Nature has been providing medicines to treat our diseases and relieve our suffering for many thousands of years. Despite great advances in rational drug design, in which new medicines are synthesized based on knowledge of specific molecular targets, most prescribed medicines used in industrialized countries today still are derived from, or patterned after, natural compounds from plants, animals, and microbes. This is particularly true for drugs that treat infections and cancers.
Because other organisms also need to protect themselves against infections and cancers and other diseases people get; because Nature has been making biologically active compounds for close to 4 billion years (and conducting its own “clinical trials” on these compounds, which, if they didn’t work, are no longer around); and because of the remarkable uniformity of all living things, particularly at the genetic and molecular level, plants, animals, and microbes contain virtually an endless supply of potential medicines for human diseases.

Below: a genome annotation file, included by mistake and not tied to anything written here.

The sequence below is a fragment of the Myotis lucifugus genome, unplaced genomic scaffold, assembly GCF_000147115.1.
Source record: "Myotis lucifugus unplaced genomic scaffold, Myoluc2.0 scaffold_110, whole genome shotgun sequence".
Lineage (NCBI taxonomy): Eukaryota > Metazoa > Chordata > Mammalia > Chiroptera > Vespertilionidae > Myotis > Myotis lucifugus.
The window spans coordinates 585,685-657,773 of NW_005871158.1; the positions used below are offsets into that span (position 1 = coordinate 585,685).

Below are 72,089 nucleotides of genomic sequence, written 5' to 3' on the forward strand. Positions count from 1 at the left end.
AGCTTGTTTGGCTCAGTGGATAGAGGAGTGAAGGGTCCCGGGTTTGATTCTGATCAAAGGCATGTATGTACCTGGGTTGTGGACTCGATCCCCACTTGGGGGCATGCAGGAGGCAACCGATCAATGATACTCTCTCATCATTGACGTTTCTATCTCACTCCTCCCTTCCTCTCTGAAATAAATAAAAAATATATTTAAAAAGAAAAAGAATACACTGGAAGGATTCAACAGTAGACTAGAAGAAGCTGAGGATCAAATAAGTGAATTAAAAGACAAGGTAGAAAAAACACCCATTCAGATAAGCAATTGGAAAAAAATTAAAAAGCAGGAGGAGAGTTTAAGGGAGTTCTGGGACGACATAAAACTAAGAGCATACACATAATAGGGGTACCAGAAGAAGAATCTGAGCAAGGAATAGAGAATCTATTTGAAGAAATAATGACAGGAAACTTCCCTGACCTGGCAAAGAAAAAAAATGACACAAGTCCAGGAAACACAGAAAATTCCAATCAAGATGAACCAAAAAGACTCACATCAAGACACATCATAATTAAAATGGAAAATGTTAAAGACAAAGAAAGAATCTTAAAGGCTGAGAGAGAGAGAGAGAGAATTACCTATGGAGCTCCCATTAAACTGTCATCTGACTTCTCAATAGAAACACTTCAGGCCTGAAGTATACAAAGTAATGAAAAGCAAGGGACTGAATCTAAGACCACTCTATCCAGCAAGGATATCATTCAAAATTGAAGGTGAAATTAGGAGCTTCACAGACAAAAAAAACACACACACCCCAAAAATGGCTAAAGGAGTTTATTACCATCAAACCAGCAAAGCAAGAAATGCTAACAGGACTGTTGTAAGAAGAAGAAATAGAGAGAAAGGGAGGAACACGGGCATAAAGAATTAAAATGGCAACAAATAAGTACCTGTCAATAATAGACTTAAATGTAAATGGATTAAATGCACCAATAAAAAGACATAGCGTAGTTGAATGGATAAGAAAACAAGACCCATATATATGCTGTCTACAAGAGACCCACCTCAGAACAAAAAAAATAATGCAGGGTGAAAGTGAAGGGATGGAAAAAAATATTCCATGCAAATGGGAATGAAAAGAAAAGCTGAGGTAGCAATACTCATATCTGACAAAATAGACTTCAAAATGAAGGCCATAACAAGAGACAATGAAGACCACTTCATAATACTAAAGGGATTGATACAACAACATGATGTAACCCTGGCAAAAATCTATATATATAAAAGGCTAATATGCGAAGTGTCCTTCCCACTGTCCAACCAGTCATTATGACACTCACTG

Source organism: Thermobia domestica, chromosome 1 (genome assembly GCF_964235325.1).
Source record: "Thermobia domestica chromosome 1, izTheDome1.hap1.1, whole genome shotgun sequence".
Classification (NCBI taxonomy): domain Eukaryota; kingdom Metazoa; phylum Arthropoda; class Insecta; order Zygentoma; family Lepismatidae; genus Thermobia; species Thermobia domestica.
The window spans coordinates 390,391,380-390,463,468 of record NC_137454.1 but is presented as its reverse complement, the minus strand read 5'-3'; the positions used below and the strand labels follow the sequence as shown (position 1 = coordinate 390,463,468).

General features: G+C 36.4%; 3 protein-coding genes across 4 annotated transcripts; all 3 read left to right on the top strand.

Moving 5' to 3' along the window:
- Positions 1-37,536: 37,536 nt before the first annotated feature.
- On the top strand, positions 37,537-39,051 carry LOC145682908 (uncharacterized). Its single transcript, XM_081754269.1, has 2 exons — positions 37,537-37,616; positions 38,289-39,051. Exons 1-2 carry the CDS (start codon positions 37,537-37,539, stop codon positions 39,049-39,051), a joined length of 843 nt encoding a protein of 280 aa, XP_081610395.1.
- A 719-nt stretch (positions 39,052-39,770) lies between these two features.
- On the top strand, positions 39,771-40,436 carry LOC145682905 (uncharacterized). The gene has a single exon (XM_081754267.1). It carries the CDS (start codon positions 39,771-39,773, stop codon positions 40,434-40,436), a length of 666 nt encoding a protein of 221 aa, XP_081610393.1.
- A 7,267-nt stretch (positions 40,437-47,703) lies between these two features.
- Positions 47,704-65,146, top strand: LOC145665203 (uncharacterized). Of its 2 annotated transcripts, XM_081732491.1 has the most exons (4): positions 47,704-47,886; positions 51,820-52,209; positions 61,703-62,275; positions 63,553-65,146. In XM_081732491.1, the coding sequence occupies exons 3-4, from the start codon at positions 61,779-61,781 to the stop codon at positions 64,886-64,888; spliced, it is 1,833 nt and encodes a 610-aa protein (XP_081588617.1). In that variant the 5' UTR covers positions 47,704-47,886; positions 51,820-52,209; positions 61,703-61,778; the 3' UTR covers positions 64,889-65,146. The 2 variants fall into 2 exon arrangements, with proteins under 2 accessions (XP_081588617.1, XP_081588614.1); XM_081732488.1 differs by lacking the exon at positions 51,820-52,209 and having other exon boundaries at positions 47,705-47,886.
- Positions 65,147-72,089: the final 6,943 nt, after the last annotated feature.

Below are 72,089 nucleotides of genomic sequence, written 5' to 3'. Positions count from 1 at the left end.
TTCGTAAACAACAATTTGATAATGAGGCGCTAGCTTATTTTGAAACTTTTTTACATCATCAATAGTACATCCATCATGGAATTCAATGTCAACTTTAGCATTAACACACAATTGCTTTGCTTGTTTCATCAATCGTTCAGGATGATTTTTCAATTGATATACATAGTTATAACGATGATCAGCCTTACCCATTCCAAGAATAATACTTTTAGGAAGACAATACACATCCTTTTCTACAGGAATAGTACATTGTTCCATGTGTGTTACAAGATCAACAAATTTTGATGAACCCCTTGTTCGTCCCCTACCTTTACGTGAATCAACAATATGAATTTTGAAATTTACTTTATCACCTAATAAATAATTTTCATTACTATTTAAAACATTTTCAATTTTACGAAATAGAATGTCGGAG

Some compounds from plants that have been particularly important for human medicine include: morphine from the Opium Poppy (Papaver somniferum), aspirin from the White Willow Tree (Salix alba vulgaris), and the anticoagulant coumadin from spoiled sweet clover (Melilotus species). Tropical plants such as the Madagascar, or Rosy, Periwinkle (Catharanthus roseus) have yielded vinblastine (which has revolutionized the treatment of Hodgkin’s lymphoma, turning a disease that was once uniformly fatal into one that can now be totally cured in many patients) and vincristine (which has done the same for acute childhood leukemia).
Medicines from animals include: the ACE inhibitors (which are among the most effective medicines known for treating high blood pressure) from the Pit Viper (Bothrops jararaca), and AZT (azidothymidine) used in the treatment of HIV-AIDS, patterned after compounds made by the marine sponge Cryptotethya crypta.
Microbes have given us nearly all of our antibiotics such as penicillin, the cholesterol-lowering statins, and rapamycin (also called sirolimus), which is used to coat arterial stents so that the cells lining the arteries opened by the stents do not divide and re-clog them.
Rutgers Gardens, New Brunswick, NJ -USA (Anna Strumillo) / CC BY-NC-ND 3.0